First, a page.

As far as plants and animals are concerned, it might as well be the devil's music.

Because, as a new study suggests, heavy metal can be hell on an ecosystem.

Scientists have long suspected that the racket humans make — politely referred to by scientists as anthropogenic sound — may harm animals.

In particular, these sounds could mess with their ability to find food, a mate, or even to detect lurking predators. Not to mention the ripple effect that begins with one affected animal and spreads to many more.

But for this study, biologists at Mississippi State University went beyond the animal kingdom to gauge the impact of anthropogenic sound on plants, too — and how they all interacted in the food web under the influence of noise.

In all, the researchers looked at ladybugs, soybean aphids and soybean plants because together they represent a small but important food web. The subjects were exposed to various sounds in isolated containers, and then together as an ecosystem.

Then scientists really brought the noise. The critters and plants were assailed with urban sounds — sirens, cars, construction crews — as well as different genres of music.

Among them? AC/DC's classic "Back in Black" — an iconic album featuring raging riffs, stomping percussion and hell-screeching vocals.

Classic hard rock album covers, including AC/DC Plants and critters were subjected to 18-hour AC/DC marathons. (Photo: dean bertoncelj/Shutterstock)

And plants and animals banged their heads out of sheer despair. While alone in containers, the music had no discernible effect on subjects. But they sang a very different tune when they were brought together.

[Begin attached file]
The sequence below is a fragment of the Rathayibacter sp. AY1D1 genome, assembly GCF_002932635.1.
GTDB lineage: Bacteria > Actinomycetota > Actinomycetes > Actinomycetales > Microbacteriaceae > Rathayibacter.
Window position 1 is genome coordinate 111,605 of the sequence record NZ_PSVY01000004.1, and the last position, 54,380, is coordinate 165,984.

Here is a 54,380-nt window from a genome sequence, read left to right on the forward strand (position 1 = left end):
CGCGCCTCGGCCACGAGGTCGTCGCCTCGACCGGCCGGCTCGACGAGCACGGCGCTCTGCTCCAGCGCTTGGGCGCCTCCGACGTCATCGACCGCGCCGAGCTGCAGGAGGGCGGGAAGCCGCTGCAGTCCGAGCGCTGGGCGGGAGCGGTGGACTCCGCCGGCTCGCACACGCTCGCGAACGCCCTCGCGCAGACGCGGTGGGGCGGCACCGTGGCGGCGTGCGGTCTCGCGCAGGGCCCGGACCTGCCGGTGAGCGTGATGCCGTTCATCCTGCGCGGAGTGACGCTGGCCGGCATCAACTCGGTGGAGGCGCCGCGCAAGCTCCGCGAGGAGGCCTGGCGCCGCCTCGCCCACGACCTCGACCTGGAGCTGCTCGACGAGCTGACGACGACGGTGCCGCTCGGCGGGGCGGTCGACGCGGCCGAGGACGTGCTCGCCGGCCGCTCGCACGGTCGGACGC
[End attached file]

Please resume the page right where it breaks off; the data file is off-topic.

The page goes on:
When bombarded with AC/DC for 18-hour stretches, ladybugs ate fewer aphids — in fact, their predatory skills declined sharply. That led to a buildup of aphids. And that bug surplus contributed to lean, sickly plants.

Aphids eating a plant Considered an invasive species, aphids can do serious damage to crops. (Photo: jjvxphotography/Shutterstock)

It seemed AC/DC put this little biosphere on a highway to hell. Tests showed that the album was on par with construction equipment and sirens when it came to negatively impacting the food web.

On the other hand, the plants and animals were just hunky-dory with country music.

So if AC/DC can shake a tiny ecosystem all night long — and leave it with a hangover that isn't easy to recover from — imagine the havoc our ever-increasing urban noises may be wreaking.

Lead author Brandon Barton — who also happens to be a lifelong AC/DC fan — hailed the results as evidence of the "cascading" nature of sound pollution on ecosystems. And it could all start with one bugged-out ladybug not being able or willing to consume an aphid.

"We could be disrupting biological control," Barton told Newsweek.

Indeed, ladybugs are the chief consumers of aphids, which are an invasive, plant-damaging species.

Man spraying pesticides on a crop While ladybugs work for free, chemical pesticides come at a steep price. (Photo: keantian/Shutterstock)

What happens when natural controls, like ladybugs, quit? In a word, Roundup. Or any agrochemicals that farmers will have to rely on to protect their crops as nature slacks.

And the potential health consequences of an over-reliance on fertilizers and pesticides is all-too well documented. There's also the cost of all that spraying, which in turn may raise food prices.

"When that farmer sprays chemicals, that costs money, and that cost gets transferred to the consumer," Barton explained to Newsweek. "Meanwhile, ladybugs do it for free."

And they'll keep doing it for free, as long as we dial down the devil music and enjoy our Kenny Rogers responsibly.